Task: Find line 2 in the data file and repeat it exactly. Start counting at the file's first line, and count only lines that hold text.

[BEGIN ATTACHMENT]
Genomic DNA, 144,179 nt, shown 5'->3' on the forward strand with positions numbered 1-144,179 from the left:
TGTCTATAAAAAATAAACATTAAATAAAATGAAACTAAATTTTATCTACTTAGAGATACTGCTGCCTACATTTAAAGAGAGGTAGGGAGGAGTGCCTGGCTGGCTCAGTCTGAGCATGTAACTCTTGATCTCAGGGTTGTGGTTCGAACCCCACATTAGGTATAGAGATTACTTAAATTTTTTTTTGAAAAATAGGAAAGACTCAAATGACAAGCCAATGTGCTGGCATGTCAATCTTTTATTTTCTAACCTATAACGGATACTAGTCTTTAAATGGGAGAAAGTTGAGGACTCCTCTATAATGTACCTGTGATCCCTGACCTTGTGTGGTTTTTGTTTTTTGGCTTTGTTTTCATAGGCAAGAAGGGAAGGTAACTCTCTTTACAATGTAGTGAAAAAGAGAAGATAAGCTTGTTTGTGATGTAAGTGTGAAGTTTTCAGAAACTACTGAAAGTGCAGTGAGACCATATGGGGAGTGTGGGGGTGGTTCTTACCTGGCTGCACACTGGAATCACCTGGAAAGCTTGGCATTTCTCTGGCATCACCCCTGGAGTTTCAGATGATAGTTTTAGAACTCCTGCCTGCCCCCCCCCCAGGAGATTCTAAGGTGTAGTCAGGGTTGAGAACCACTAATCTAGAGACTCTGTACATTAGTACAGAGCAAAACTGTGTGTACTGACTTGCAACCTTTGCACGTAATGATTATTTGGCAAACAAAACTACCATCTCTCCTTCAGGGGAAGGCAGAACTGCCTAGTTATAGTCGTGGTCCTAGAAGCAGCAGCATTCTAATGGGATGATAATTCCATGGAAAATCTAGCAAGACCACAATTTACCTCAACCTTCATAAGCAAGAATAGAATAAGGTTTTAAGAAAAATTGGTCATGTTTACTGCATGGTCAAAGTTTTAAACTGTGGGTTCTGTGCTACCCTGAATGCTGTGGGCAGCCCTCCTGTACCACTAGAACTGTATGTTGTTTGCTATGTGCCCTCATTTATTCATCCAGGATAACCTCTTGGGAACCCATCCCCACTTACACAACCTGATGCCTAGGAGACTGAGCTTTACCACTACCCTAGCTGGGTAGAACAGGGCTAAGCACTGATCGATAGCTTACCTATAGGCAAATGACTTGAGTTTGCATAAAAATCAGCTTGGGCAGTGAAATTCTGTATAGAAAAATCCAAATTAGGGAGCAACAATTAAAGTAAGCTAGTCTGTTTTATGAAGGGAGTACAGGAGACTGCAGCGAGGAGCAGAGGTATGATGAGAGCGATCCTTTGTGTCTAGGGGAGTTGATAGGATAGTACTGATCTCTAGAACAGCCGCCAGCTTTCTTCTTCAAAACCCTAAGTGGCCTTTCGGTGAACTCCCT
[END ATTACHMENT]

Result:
TGTCTATAAAAAATAAACATTAAATAAAATGAAACTAAATTTTATCTACTTAGAGATACTGCTGCCTACATTTAAAGAGAGGTAGGGAGGAGTGCCTGGCTGGCTCAGTCTGAGCATGTAACTCTTGATCTCAGGGTTGTGGTTCGAACCCCACATTAGGTATAGAGATTACTTAAATTTTTTTTTGAAAAATAGGAAAGACTCAAATGACAAGCCAATGTGCTGGCATGTCAATCTTTTATTTTCTAACCTATAACGGATACTAGTCTTTAAATGGGAGAAAGTTGAGGACTCCTCTATAATGTACCTGTGATCCCTGACCTTGTGTGGTTTTTGTTTTTTGGCTTTGTTTTCATAGGCAAGAAGGGAAGGTAACTCTCTTTACAATGTAGTGAAAAAGAGAAGATAAGCTTGTTTGTGATGTAAGTGTGAAGTTTTCAGAAACTACTGAAAGTGCAGTGAGACCATATGGGGAGTGTGGGGGTGGTTCTTACCTGGCTGCACACTGGAATCACCTGGAAAGCTTGGCATTTCTCTGGCATCACCCCTGGAGTTTCAGATGATAGTTTTAGAACTCCTGCCTGCCCCCCCCCCAGGAGATTCTAAGGTGTAGTCAGGGTTGAGAACCACTAATCTAGAGACTCTGTACATTAGTACAGAGCAAAACTGTGTGTACTGACTTGCAACCTTTGCACGTAATGATTATTTGGCAAACAAAACTACCATCTCTCCTTCAGGGGAAGGCAGAACTGCCTAGTTATAGTCGTGGTCCTAGAAGCAGCAGCATTCTAATGGGATGATAATTCCATGGAAAATCTAGCAAGACCACAATTTACCTCAACCTTCATAAGCAAGAATAGAATAAGGTTTTAAGAAAAATTGGTCATGTTTACTGCATGGTCAAAGTTTTAAACTGTGGGTTCTGTGCTACCCTGAATGCTGTGGGCAGCCCTCCTGTACCACTAGAACTGTATGTTGTTTGCTATGTGCCCTCATTTATTCATCCAGGATAACCTCTTGGGAACCCATCCCCACTTACACAACCTGATGCCTAGGAGACTGAGCTTTACCACTACCCTAGCTGGGTAGAACAGGGCTAAGCACTGATCGATAGCTTACCTATAGGCAAATGACTTGAGTTTGCATAAAAATCAGCTTGGGCAGTGAAATTCTGTATAGAAAAATCCAAATTAGGGAGCAACAATTAAAGTAAGCTAGTCTGTTTTATGAAGGGAGTACAGGAGACTGCAGCGAGGAGCAGAGGTATGATGAGAGCGATCCTTTGTGTCTAGGGGAGTTGATAGGATAGTACTGATCTCTAGAACAGCCGCCAGCTTTCTTCTTCAAAACCCTAAGTGGCCTTTCGGTGAACTCCCT